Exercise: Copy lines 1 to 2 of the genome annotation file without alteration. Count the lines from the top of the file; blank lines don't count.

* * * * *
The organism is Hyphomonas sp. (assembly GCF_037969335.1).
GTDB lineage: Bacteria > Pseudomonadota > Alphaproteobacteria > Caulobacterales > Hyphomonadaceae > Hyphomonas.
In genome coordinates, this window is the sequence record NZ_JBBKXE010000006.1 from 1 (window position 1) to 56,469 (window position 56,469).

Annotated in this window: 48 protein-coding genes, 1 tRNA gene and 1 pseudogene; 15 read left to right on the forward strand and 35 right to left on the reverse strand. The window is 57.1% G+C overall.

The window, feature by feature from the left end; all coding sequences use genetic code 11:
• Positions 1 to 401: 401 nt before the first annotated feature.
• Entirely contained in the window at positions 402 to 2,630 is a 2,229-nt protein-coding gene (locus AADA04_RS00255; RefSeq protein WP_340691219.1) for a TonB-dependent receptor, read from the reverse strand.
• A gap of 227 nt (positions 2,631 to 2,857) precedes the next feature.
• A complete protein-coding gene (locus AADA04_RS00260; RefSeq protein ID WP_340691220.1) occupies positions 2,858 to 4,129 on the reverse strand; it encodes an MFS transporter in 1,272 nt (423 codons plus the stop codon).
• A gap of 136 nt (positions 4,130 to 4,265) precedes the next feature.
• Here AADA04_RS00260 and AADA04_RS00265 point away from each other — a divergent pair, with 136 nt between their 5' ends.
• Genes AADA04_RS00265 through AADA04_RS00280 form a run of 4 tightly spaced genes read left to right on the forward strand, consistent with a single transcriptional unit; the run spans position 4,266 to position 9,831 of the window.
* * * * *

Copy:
The organism is Hyphomonas sp. (assembly GCF_037969335.1).
GTDB lineage: Bacteria > Pseudomonadota > Alphaproteobacteria > Caulobacterales > Hyphomonadaceae > Hyphomonas.